New England in brief

Voters back $1.9m override, oust official

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April 9, 2008

Voters in Wayland last night approved a $1.9 million Proposition 2 1/2 tax override and voted out a selectman who had been vocal against the tax increase. Nearly $1.3 million of the increased taxes will directly benefit Wayland K-12 public schools and serve to avoid about 10 teacher layoffs in the western suburb. The jobs of two police officers and a firefighter will also be saved. Selectman Alan J. Reiss, a vocal opponent of the tax increase, lost his reelection bid to override proponent Steven J. Correia. Selectman Joseph F. Nolan, an incumbent in favor of the override, easily won reelection.

Town budget passes; 30 teaching jobs lost
Sudbury will be losing 30 teachers along with other school staff after Town Meeting approved a $75 million budget. The spending plan was up to $2.8 million less that what would have been available had two Proposition 2 1/2 overrides not failed. The budget, which was passed Monday, also means two vacant Police Department positions will not be filled. Last night, Town Meeting approved spending about $10 million in Community Preservation Act funds to preserve land, commemorate town history, and create affordable housing.

Girl, 15, injured after being hit by truck
A 15-year-old Kingston girl was seriously injured after being hit by a pickup truck yesterday morning, police said. Kingston police and fire departments responded around 7 a.m. to the accident in the area near Wilder Road, Sergeant Zachary Potrykus said. The girl was still underneath the 2000 Dodge Dakota pickup truck, driven by Ryan Lynch, 17, also of Kingston, when first responders arrived, he said. Lynch is facing charges, but they have not been determined yet, according to Potrykus. The victim was taken by helicopter to Boston Medical Center, according to the Fire Department, but her condition was not available last night. Witnesses said the girl was struck while trying cross a street.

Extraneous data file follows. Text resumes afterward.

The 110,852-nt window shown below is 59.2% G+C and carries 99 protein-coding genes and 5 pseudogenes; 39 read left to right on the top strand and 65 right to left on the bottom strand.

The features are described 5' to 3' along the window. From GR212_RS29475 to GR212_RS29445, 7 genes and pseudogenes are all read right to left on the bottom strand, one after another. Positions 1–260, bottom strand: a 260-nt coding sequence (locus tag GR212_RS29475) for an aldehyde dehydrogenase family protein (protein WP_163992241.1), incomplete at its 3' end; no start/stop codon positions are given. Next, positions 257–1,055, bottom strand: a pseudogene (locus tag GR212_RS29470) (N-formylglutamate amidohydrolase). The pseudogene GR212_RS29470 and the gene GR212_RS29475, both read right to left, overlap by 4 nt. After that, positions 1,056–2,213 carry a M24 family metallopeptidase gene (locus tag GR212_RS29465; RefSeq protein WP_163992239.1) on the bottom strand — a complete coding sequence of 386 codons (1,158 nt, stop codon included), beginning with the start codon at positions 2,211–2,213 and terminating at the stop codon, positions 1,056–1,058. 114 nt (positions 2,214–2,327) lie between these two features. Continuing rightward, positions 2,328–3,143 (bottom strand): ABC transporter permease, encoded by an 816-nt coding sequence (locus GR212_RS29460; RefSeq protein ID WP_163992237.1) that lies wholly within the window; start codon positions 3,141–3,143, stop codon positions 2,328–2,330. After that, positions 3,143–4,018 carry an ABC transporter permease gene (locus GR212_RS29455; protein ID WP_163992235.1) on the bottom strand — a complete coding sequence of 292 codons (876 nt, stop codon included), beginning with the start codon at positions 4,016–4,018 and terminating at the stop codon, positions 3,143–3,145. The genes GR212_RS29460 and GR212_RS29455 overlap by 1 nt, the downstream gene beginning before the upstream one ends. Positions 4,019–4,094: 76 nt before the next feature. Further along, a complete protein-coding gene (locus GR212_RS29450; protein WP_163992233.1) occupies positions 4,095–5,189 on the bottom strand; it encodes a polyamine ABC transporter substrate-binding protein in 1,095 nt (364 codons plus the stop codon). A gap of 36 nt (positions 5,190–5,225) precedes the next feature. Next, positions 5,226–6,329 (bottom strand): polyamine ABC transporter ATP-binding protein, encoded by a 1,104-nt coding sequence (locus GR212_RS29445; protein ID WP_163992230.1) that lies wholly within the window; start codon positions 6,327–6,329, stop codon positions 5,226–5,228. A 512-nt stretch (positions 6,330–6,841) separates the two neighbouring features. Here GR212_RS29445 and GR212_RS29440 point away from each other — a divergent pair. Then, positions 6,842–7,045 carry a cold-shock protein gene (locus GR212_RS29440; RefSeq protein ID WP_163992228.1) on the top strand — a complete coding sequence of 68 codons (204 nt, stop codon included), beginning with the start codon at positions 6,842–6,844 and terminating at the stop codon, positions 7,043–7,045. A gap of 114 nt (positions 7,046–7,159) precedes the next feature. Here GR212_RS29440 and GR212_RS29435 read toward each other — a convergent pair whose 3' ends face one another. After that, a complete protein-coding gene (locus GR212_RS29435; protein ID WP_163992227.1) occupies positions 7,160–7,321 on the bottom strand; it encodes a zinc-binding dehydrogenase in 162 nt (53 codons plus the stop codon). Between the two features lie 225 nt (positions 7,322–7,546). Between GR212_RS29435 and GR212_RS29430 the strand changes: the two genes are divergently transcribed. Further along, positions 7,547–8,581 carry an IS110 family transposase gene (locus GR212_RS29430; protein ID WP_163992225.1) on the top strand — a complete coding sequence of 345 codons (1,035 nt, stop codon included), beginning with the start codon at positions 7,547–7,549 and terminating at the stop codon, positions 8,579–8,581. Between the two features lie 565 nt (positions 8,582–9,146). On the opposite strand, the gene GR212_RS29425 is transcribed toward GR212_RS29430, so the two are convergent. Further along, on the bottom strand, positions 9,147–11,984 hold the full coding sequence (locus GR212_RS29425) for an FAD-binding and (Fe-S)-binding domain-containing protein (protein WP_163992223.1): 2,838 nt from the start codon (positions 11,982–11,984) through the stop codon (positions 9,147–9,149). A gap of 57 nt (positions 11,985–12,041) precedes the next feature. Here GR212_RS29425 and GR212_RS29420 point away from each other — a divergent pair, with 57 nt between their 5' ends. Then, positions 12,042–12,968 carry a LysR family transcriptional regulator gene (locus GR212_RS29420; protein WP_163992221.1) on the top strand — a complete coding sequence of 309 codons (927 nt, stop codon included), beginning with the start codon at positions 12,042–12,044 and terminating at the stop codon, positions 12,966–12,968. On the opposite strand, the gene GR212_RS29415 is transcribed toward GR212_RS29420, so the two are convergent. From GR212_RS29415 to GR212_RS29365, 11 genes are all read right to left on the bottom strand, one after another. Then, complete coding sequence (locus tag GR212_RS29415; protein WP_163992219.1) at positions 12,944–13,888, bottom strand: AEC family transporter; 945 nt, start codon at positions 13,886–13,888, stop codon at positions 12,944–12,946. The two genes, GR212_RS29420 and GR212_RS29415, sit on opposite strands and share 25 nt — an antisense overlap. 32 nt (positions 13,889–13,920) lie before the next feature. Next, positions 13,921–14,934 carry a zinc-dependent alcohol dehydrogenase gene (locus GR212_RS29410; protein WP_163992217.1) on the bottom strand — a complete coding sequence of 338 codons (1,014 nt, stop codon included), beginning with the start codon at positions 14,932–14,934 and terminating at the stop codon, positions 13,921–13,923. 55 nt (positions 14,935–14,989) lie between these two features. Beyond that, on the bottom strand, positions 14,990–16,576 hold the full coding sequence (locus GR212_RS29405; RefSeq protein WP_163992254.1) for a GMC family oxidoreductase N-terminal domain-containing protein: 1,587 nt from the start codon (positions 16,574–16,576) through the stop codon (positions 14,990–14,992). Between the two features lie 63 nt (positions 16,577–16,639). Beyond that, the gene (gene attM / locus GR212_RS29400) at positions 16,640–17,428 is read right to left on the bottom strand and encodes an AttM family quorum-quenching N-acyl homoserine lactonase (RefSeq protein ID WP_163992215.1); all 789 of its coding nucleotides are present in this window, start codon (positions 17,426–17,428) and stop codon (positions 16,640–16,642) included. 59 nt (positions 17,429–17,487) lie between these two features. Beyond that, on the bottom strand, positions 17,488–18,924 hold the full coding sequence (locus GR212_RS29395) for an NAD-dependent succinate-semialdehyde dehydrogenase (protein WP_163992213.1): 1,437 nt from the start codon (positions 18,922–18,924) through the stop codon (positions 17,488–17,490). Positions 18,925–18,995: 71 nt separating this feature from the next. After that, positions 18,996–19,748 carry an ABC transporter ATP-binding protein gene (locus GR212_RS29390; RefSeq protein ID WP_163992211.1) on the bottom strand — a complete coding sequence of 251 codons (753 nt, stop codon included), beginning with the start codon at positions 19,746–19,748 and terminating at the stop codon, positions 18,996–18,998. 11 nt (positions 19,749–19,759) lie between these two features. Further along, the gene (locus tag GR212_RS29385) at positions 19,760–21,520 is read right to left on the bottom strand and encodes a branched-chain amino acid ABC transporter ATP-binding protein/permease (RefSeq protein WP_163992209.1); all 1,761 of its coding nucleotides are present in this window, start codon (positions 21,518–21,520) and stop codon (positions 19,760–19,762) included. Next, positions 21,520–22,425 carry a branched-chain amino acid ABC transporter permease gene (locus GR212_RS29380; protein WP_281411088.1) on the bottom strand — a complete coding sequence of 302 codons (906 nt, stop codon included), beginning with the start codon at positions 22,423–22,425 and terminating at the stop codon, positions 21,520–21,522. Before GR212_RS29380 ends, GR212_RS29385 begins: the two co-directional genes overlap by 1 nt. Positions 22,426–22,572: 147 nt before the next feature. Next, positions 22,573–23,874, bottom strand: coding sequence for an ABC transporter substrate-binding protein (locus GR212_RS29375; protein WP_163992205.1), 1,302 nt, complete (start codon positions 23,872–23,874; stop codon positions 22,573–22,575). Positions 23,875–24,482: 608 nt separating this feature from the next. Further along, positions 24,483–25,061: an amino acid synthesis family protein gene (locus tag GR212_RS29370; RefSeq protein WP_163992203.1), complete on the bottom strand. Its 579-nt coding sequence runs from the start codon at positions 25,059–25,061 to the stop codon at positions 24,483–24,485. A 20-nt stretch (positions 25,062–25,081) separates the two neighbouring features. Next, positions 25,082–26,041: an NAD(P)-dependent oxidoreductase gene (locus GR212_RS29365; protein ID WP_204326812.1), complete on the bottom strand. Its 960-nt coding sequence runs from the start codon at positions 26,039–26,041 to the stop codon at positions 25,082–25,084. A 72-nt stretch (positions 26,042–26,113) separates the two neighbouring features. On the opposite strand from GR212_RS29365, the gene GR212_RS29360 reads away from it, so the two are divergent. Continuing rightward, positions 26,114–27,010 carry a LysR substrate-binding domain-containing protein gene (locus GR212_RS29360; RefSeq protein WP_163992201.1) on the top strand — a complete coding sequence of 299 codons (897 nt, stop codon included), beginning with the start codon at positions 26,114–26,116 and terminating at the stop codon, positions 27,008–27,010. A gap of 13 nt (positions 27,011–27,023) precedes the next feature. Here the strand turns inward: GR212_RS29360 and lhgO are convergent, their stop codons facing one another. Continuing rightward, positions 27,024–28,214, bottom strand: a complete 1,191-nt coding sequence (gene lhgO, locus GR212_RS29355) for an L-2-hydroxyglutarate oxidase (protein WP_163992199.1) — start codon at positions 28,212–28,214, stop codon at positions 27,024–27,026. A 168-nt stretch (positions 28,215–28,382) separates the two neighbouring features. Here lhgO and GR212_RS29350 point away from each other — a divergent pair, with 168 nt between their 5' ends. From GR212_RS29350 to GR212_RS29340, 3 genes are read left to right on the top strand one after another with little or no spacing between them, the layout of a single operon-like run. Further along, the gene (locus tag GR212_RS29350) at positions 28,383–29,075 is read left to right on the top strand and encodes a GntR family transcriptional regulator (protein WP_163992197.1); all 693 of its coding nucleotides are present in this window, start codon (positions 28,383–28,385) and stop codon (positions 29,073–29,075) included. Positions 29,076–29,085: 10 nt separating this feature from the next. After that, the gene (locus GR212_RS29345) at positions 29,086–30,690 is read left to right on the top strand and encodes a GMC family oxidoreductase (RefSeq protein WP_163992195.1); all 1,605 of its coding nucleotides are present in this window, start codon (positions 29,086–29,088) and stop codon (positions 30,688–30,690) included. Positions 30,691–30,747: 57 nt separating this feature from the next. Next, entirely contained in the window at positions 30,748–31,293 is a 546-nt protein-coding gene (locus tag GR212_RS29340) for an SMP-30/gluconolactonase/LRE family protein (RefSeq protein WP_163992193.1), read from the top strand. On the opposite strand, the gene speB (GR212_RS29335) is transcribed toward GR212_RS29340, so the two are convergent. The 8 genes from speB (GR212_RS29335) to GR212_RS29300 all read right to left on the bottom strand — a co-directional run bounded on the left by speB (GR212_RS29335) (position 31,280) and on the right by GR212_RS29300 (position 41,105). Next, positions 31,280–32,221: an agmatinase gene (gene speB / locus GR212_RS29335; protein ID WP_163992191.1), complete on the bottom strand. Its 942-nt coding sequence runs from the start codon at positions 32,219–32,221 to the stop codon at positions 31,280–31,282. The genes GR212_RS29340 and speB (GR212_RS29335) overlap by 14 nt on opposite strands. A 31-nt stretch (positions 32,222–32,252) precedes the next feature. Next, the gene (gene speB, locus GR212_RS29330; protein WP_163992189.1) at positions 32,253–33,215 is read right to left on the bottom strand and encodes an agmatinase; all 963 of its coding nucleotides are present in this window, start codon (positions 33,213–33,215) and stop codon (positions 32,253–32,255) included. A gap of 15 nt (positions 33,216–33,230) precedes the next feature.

Brandeis graduate gives university $15m
A Brandeis University alumnus has pledged $15 million to the university, the largest gift from a graduate in the school's history, the university announced yesterday. Donald Soffer, a real estate developer and founder of Turnberry Associates in Florida, gave the gift, which officials said would help fund the continuing construction of the Carl J. Shapiro Science Center at the university's Waltham campus. The school will name the atrium of the 175,000-square-foot science center, the centerpiece of The Campaign for Brandeis's science initiative, for Soffer, officials said.

3 firms to form political consulting group
Three politically connected firms are joining forces to open a Boston-based public affairs consulting firm specializing in government relations, communications, and community relations. Capitol Consulting Group LLC will be made up of Philip W. Johnston Associates; Donoghue, Barrett & Singal; and Creative Strategies and Communications, LLC. Johnston, a former state cabinet secretary, was the chairman of the Massachusetts Democratic Party until last year. Donoghue, Barrett & Singal is a major lobbying firm on Beacon Hill and Creative Strategies was run by Kevin O'Reilly, who served as chief of staff to Senate President Therese Murray when she chaired the Committee on Ways and Means.

Opposition grows on convict's sex change
More than 20 state lawmakers have sent a letter to the state's prisons chief expressing their opposition to a state-funded sex-change operation for a convicted murderer. Michelle Kosilek is suing the state Department of Correction, claiming its refusal to allow the surgery violates her Eighth Amendment right against cruel and unusual punishment. Kosilek was known as Robert when convicted in the killing of his wife in 1990. State Representative Jeffrey Davis Perry, of Sandwich, and 21 other lawmakers said in their letter that the surgery is far beyond the services the DOC is required to provide to inmates. (AP)

SJC rejects worker's compensation claim
A Big Dig foreman has lost his workers' compensation after the state's highest court ruled he was not entitled to benefits for injuries he received in a car crash after working 27 hours. Michael Haslam supervised a crew of carpenters on the Big Dig project. Haslam said he fell asleep driving home on Aug. 4, 2001, because he was exhausted. (AP)

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